On the big day in April 2015, Mayor Kitty Piercy joined the students for their colorful “Children’s Tribunal” on the courthouse steps. PBS NewsHour sent a second camera crew, and footage of the children holding up their hand-drawn posters opened the ten-minute national news feature about the groundbreaking case.
The following year, in April 2016, the same teachers brought their fifth-graders and took over the federal courthouse steps for another hearing. They were joined by a hundred high schoolers who marched in carrying a huge, inflated Earth and leading a call-and-response chant: “What do we want? Climate Justice! When do we want it? Now!” Their arrival at the courthouse set off triumphant cheers from the crowd.
This time the federal government wanted Juliana V. U.S. to be dismissed, but Judge Thomas Coffin ruled in the children’s favor. He wrote that endless climate debate “necessitates a need for the courts to evaluate the constitutional parameters of the action or inaction taken by the government.” His language made clear that — hurray! — he agreed with the children on a key point: They deserve to have their day in court.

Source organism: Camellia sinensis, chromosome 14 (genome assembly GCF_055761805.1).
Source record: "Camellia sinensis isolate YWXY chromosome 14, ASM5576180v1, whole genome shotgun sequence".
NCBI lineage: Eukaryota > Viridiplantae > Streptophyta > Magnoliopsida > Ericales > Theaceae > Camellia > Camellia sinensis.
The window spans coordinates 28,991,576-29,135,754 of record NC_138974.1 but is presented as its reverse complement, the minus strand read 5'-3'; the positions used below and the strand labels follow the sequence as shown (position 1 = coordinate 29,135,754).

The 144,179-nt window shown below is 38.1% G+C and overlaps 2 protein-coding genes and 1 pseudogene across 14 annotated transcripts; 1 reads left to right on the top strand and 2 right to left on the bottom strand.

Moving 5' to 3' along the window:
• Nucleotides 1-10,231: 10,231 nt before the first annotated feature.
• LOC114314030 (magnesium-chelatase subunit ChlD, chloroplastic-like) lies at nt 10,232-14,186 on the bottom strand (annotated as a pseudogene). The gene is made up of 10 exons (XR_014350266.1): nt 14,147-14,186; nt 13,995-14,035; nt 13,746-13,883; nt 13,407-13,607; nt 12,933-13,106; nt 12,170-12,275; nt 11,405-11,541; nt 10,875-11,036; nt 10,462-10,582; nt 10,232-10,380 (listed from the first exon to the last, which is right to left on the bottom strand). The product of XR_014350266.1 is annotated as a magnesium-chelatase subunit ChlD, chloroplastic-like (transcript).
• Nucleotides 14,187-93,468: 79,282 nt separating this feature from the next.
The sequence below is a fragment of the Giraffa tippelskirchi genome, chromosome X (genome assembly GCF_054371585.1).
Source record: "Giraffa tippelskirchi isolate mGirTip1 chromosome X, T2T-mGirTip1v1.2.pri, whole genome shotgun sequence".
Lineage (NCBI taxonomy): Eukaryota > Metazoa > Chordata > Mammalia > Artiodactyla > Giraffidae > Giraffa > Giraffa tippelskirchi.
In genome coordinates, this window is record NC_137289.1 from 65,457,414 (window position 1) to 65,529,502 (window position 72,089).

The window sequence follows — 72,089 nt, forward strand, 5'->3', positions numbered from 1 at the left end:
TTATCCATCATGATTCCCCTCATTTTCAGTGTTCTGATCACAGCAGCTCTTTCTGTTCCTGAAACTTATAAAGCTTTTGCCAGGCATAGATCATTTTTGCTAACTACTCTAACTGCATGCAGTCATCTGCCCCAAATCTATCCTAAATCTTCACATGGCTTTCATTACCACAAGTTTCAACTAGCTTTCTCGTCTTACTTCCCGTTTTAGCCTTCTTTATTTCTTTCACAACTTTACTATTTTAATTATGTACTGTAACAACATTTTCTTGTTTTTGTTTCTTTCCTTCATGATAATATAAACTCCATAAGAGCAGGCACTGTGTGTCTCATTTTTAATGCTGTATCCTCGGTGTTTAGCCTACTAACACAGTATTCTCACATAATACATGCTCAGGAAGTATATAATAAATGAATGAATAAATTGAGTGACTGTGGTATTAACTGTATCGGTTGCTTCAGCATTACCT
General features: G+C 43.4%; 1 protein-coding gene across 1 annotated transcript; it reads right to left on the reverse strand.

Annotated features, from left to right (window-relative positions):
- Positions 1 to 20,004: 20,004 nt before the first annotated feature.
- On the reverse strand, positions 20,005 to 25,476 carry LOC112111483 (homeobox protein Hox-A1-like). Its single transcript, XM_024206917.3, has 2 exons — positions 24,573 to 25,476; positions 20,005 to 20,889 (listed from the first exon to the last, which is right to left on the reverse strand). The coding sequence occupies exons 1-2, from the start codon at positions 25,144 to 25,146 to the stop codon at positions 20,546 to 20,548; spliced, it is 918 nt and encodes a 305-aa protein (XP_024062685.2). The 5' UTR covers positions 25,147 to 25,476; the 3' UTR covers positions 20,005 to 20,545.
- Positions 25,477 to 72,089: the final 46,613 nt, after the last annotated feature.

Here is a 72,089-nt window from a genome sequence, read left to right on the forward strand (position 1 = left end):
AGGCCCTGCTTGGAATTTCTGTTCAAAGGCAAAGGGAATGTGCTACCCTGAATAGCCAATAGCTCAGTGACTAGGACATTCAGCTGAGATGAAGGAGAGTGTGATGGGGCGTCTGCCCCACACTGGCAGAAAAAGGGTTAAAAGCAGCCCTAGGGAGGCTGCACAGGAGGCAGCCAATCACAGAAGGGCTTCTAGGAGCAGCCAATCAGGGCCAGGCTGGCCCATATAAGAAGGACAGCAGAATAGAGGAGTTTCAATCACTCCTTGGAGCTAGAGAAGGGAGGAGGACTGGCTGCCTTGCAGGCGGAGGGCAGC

We may never know what compelled Judge Coffin to take that courageous, pioneering legal step, but we do know this: Families swarmed the courthouse that day. Twenty-one plaintiffs, ages eight to twenty-one, faced him in his courtroom. Hundreds of middle schoolers and high schoolers filled the courtrooms. Hundreds of elementary school kids rallied on the courthouse steps.
Even more young people showed up for the next hearing months later, when the government and oil companies appealed Judge Coffin’s decision. That time, Judge Ann Aiken affirmed the decision, ruling two days after Donald Trump’s 2016 election that the children could indeed take the US government to trial for violating their constitutional rights.
“I have no doubt,” Judge Aiken wrote, “that the right to a climate system capable of sustaining human life is fundamental to a free and ordered society….Without ‘a balanced and healthful ecology,’ future generations ‘stand to inherit nothing but parched earth incapable of sustaining life.’”
Wow! A US federal judge ruled, for the first time, that the atmosphere should be protected!
Before you pop the champagne, though, let me clarify: This doesn’t mean the government must change its wicked ways — not yet, anyway. But these rulings do mean that the kids get a chance — finally — to put the US government on trial for knowingly destroying the climate.
That could lead to the big prize: a court order forcing our government to make science-based plans for restoring carbon dioxide concentrations to the safe upper limit of 350 parts per million.